It was hard to leave the conference, and come back “home.”
I hadn’t been away from the Ohio Valley overnight for years and years. Coming back felt like being stuffed back into a cage. As the flat land turned into hills all dotted with factories, I almost cried.
I’ve been told that “acceptance of one’s place” is a virtue, but that didn’t really help. This has never been my place. I’ve been trying to fit in here for almost eleven years now– trying to find a place, any place, in Steubenville, but it hasn’t worked out.
It’s funny to remember now– when I first came to school here, the RD said “welcome home,” and I believed her.
It’s a very good home if you like toxic waste. It’s good if you like lead dust in the soil and rust in the water, or if you’re fond of abandoned buildings and dark, Satanic mills. It’s nice if you embrace that oddly Catholic-looking, sacramental-laden version of the prosperity gospel; if you believe that suffering is a sign of Divine punishment, and that being devout has something to do with being comfortable. You’ll fit right in if you like to march a bier with a statue of Theotokos across the city, praying the Rosary and singing hymns, and then go back to ostracizing the poor and the sick and calling it righteousness.
I was never meant to fit into places, anyway. I am not of places. We who are Christians are not of Steubenville or South Bend; we do not belong to Peter or Paul or Barnabas; we are not liberals or conservatives. We surrender all of that in favor of a brighter Kingdom, when we abandon ourselves to Christ.
This is my Magnificat– not sung like that first Magnificat, perfectly by a perfect voice to a saint who mothered a prophet. This is my Magnificat, the song of a sinner and a madwoman, a failure and a leper, cried out in the streets for other lepers to hear. Not because I’m worthy to sing it, but because I need to, and because there may be someone who needs to hear and join with me. This is a Magnificat sung by discordant voices, broken into facets like the windows on a crack house in LaBelle. This this is my Ohio Valley Canticle, the song of wonder and praise from this bizarre little collision site where the Rust Belt meets Appalachia. This is the anthem not heady enough for the Charismatics on Holy Hill and not prim enough for the “traditional” parish downtown, too Latin for the three Orthodox churches here and too Greek for the staunch Latins. This is the dirge, the threnody for the prostitutes on Fourth Street, the fragmented and dying families all over LaBelle, the suicides on the bridge, the souls who lose their faith from the spiritual abuse at the university. This is the resurrection song.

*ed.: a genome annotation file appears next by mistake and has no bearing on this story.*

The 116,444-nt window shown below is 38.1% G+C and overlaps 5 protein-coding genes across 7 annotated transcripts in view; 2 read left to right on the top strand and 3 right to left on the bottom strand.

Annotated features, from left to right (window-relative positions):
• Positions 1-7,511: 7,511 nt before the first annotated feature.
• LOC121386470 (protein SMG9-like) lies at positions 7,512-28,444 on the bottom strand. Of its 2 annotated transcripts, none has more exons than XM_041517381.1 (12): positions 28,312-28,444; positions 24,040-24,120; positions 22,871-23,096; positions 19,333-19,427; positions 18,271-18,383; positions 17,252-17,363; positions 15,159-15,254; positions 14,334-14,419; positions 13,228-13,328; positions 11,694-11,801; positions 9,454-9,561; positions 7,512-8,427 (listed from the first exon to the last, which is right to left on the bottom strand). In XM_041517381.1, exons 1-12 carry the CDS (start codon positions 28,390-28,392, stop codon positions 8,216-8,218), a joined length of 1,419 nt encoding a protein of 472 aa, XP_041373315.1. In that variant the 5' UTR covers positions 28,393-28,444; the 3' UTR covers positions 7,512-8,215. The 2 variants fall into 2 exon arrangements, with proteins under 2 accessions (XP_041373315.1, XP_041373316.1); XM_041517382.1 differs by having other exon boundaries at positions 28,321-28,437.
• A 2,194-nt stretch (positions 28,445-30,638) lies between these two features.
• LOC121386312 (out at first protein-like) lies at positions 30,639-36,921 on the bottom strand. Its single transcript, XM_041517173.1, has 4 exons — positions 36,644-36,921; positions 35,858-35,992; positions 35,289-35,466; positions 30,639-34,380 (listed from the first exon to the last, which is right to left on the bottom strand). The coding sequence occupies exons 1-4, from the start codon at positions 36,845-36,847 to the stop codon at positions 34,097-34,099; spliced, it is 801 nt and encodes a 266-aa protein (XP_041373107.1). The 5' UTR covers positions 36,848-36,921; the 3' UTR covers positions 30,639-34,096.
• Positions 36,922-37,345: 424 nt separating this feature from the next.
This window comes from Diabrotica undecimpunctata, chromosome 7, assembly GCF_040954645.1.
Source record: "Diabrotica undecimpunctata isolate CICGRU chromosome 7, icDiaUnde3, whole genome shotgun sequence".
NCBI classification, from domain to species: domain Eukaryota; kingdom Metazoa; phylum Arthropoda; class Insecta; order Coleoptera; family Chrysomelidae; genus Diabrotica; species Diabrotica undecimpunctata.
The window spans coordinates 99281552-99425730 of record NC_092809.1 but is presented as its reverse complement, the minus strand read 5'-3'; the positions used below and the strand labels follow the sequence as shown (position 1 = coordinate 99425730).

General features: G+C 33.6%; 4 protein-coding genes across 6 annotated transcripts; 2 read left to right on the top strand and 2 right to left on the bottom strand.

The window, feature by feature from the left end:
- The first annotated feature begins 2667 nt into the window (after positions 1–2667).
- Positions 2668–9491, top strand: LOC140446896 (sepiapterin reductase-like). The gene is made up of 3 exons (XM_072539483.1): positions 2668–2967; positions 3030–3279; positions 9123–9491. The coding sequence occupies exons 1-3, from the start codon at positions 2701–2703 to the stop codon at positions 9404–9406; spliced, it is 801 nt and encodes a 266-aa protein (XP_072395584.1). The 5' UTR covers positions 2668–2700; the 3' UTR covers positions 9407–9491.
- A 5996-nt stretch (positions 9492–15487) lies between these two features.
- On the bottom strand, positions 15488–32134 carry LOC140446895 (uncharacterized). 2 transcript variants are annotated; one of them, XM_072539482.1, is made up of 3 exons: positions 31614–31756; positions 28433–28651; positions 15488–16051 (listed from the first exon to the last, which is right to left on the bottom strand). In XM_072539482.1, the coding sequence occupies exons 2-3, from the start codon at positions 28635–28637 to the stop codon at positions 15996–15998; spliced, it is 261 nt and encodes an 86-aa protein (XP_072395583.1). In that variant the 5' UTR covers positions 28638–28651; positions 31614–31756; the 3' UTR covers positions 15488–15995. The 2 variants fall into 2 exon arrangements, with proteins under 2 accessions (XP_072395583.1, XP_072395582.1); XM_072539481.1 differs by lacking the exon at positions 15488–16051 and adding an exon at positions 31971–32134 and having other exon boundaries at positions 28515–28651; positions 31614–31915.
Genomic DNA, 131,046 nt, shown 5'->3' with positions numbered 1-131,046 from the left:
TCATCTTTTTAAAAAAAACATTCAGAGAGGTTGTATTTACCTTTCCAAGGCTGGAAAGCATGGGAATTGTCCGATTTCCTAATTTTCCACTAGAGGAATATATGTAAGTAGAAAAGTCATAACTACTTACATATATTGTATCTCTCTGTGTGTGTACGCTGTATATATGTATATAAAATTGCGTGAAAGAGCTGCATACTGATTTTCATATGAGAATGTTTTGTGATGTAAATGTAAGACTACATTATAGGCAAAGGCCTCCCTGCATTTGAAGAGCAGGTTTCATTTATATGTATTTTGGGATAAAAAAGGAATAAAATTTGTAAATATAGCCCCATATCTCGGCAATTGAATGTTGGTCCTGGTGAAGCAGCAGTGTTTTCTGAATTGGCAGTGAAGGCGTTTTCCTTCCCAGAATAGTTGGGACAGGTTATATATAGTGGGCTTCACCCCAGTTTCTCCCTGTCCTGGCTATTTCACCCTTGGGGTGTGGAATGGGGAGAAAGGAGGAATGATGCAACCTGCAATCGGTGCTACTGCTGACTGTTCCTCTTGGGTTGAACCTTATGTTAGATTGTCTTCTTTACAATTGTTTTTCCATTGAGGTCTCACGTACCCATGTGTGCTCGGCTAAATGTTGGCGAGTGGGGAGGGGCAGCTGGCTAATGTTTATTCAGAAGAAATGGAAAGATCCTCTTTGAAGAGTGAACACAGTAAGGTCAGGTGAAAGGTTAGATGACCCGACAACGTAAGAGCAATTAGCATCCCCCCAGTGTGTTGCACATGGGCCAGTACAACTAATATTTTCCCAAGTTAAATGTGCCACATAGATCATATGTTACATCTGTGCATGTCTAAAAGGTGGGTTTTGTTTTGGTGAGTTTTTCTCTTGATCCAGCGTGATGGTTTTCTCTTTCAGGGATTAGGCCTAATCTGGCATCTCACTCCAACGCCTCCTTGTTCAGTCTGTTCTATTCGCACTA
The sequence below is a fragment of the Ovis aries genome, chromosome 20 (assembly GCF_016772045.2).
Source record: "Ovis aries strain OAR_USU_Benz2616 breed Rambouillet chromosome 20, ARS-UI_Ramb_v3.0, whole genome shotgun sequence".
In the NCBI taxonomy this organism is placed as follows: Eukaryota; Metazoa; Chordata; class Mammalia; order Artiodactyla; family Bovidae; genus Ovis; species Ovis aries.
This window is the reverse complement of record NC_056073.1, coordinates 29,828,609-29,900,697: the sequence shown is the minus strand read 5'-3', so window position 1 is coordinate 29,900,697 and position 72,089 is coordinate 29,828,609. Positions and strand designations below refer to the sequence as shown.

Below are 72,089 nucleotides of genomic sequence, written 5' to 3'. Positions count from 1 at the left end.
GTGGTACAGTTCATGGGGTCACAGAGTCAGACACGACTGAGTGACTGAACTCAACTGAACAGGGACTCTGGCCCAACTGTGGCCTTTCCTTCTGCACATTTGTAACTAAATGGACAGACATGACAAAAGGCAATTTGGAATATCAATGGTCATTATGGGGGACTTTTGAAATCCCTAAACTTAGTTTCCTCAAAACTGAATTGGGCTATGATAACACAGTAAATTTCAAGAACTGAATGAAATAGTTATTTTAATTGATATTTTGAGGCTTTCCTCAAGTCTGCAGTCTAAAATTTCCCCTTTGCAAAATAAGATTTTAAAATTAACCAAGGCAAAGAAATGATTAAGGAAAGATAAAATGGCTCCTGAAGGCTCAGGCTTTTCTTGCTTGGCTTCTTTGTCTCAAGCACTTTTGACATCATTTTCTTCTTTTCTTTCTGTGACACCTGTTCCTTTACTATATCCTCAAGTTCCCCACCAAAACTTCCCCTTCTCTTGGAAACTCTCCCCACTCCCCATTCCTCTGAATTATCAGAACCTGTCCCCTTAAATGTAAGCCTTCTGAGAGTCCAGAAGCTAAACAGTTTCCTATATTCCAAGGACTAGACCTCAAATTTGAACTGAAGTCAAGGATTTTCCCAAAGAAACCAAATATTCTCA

For I have died, but the Lord will raise me up on the Last Day.
For we were dead indeed, our bodies cast into the pit, covered over away from the daylight. Corpses rotted into loam from which the trees grew, but the loggers cut us down and threw us into the fiery furnace. Some of the loam sunk deep and became coal, but the miners vivisected us with pickaxes and threw us into the fiery furnace. Some of the loam formed rock-hard shale. The shale of the earth was tortured by machines until it gave up a little oil, and the oil was used to stoke the fiery furnace. But what do you see in the fiery furnace? You see live men unbound, dancing, and one of them looks like the Son of God.
For we were lost indeed; the lions devoured and the hired hand ran away; he was struck, and the sheep were scattered, or maybe the hired hand himself was a lion. Some of us were dragged deep in the lion’s den, with the opening sealed by the earthly king so that no authority in this world could move the stone away. But there in the deep dark we saw light, for the Son of God had been sealed in there with us. The lions called good evil and evil good, down in the dark, but we saw through it because we had been filled with Light. They told us that we were darkness and ought to be content here, but we knew it wasn’t true, because we remembered Light. The lions came to devour us, but the Angel of the Lord shut the lions’ mouths, and now that angel is rolling back the stone.
For the river that flows through the valley is a ribbon of red poison, but the Lord will make it water again.
For the fog is thick and reeks of sulfur, but the Sun of Justice is melting it away.
For the coal is becoming a diamond, and diamonds do not burn.
For honey and balm are flowing from the shale rock, where the greedy hoped to find oil.
For the greedy will go away empty, and we who are too poor to leave will be filled.
For for all I know, the labor pains may last until the Judgement Day, but that day is coming swiftly, and on that day the Child thought dead will be born alive.
I am not of places, but I sing my canticle here, because this is the place where I am until the Lord calls me away.
This is the Steel Magnificat.
(image via Wikimedia Commons.)